The 2014 tax returns were issued a couple of weeks ago. If you’ve received one, it’s probably not the top of your priority list, but it cannot be completely ignored either. Here are our top 5 tips for getting your return dealt with.
1. Know the dates
The 2014 return was issued on 6 April 2014. If you are filing a paper return, then it has to be filed by 31 October 2014. If you are filing online, then you have until 31 January 2015. The only exception is if you have been issued a return during the year and it is less than 3 months to the deadlines, in which case the deadline extends to 3 months after the issue date. For instance, if you are issued a return on 31 December 2014, then you will have until 31 March 2015.
2. Get it dealt with sooner rather than later
As with quite a lot of things in life, we tend to put off things which don’t interest us too much. However, even though you’ve got a long time to sort your return out, it’s surprising how quickly the year will disappear. You probably won’t want to deal with it during the summer, or in the run up to Christmas, and then you’ve got no choice but to deal with it in January (or face a late filing penalty). Do it now! It will be one less thing you have to worry about. There are also a lot of other good reasons for dealing with it sooner rather than later.
3. Get all your stuff together
It obviously makes sense that you can’t deal with your return until you’ve got all your books and records together. Which means:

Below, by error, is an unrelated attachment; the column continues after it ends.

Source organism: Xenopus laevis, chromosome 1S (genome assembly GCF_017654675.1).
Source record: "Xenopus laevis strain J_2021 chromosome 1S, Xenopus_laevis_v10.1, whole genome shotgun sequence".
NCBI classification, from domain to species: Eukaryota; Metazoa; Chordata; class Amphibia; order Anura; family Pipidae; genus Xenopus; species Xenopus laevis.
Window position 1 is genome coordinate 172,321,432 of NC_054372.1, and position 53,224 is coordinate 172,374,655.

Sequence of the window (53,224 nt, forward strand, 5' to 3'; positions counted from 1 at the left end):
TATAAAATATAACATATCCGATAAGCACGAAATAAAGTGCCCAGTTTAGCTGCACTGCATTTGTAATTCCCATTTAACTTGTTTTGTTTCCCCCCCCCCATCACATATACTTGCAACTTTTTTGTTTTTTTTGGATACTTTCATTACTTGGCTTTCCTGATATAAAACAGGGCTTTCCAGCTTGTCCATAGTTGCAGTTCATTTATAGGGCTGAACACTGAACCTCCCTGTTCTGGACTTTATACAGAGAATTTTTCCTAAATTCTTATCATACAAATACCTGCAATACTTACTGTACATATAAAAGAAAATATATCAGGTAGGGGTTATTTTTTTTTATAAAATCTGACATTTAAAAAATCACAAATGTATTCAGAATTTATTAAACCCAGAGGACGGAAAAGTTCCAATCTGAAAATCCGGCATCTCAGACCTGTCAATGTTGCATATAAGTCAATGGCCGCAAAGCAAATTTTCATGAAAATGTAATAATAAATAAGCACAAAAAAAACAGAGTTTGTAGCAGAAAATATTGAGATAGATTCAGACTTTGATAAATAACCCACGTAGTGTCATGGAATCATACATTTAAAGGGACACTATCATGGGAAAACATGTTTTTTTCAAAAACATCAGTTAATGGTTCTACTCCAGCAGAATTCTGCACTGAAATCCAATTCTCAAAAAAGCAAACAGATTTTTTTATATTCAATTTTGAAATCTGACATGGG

- If you’re self employed, you’ll need accounts
- If you’re employed, you’ll need either a P45 if you changed jobs during the tax year and/or a P60
- If you’ve got a buy to let, you’ll need income and expenditure details, possibly including collection agent’s statements and mortgage interest details
- If you’ve got savings, you’ll need a statement of tax deducted
- If you’ve got shares, you’ll need dividend vouchers
4. Know when you need to pay tax
Tax for the 2014 tax year is usually due by 31 January 2015. However, if your tax bills are usually over £1,000, then you will probably have to make payments on account, in which case tax will also be due by 31 July 2014. If you have a tax bill and also have tax deducted at source through PAYE, then you could elect to have your tax deducted through your tax code.
5. Is a tax return due?
Just because you’ve received a tax return, it doesn’t automatically mean that a return is due. The vast majority are issued for people who are self employed or who have complicated tax affairs. However, if you used to be self employed and stopped, and are still receiving tax returns, you may wish to speak to HMRC to clarify why they are issuing returns. HMRC are more receptive to cancelling tax returns where there is no legitimate reason for one being issued.